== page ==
Know-How: Washrooms/Locker rooms

School projects that specify electric warm-air dryers have been increasing steadily. Many facility managers say they save money using hand dryers. The service expenses to stock and maintain paper towels are estimated at more than $15 per case. Add to that the actual cost of paper towels and the total outlay represents a significant portion of the washroom maintenance budget.

Warm-air hand dryers offer the highest rate of return on investment. The average payback period is less than one year.

Washroom vandalism continues to plague most schools and universities. School officials are all too familiar with toilets and sinks that have been clogged with paper towels.Wastepaper receptacles pose a fire hazard as well. Warm-air hand dryers eliminate these vandalism opportunities. Cast-iron dryers are virtually indestructible. Some manufacturers offer 10-year warranties.

A wide range of models is available. A heavy-duty cast-iron dryer is the most vandal-resistant. These hand dryers generally are available with fixed or rotating nozzles, with either pushbutton or automatic operation. Automatic units activate when hands are placed under the nozzle and shut off when hands are removed. This conserves electricity. With no buttons to push, automatic hand dryers also can improve hand sanitation.

Another feature to consider is surface-mount or recessed style, which is especially useful where space is limited.

Accessibility requirements are another important consideration in outfitting washrooms or locker rooms.

Warm-air hand dryer manufacturers meet the requirements of the Americans with Disabilities Act with models that extend less than four inches from the wall. On pushbutton dryers, activation requirements do not exceed five pounds of force, which also complies with the ADA.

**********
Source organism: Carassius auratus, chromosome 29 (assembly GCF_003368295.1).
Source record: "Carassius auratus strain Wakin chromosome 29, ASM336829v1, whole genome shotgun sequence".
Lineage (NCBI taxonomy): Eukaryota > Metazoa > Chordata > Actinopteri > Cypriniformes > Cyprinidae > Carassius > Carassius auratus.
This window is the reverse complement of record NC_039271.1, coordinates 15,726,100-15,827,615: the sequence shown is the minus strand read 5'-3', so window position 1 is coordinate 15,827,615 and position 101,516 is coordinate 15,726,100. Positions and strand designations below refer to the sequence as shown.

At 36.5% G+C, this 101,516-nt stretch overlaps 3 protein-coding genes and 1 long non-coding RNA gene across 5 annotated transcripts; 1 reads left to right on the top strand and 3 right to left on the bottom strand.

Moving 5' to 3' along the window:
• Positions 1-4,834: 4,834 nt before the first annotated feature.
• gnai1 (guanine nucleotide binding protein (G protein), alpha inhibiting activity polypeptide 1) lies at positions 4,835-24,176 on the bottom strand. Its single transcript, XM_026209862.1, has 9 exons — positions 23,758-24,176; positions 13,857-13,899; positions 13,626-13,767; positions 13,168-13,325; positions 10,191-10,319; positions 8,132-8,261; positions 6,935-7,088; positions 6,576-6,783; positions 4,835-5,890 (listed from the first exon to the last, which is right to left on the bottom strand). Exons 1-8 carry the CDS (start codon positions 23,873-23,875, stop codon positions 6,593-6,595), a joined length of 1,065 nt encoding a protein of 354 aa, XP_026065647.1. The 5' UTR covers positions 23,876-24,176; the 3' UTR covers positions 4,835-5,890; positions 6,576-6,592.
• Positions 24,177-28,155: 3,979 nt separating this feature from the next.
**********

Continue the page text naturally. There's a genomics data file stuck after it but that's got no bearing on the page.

When planning washroom design, warm-air hand dryer manufacturers recommend one dryer per two washbasins in a washroom with average traffic. In a heavy-traffic washroom, one dryer per washbasin is recommended. The dryers should be placed at least two feet apart, near but not over the washbasin. In congested areas, dryers should be placed to create a traffic flow from washbasin to dryers to exit. Manufacturers can supply the recommended mounting heights for men, women and children in varying age groups.

Kilbryde is vice president of marketing & business development, and Ring is vice president for sales & service, World Dryer Corporation, Berkeley, Ill.



Warm-air hand dryers, by eliminating the need for paper towels, reduce the accumulation of waste. The figures below give an example of a typical school washroom that averages 250 hand dryings per day. Over the course of a 200-day school year, the average number of hand dryings totals 50,000, generating 125,000 used paper towels per year. The amount of waste accumulation from that one washroom alone is almost 1,000 pounds. That amount of paper consumes eight trees and 1½ cubic yards of landfill. When these figures are calculated over the total number of washrooms in schools and universities, the amounts are immense.

Number of hand dryings per year at a typical school washroom (250 per day).

Average number of paper towels used per dry per person.

Paper towels used in a typical school washroom per year.

Cases of paper towels used annually in typical school washroom.

Weight in pounds of paper towels used in one year in typical school washroom.

Hide comments


  • Allowed HTML tags: <em> <strong> <blockquote> <br> <p>

Plain text

  • No HTML tags allowed.
  • Web page addresses and e-mail addresses turn into links automatically.
  • Lines and paragraphs break automatically.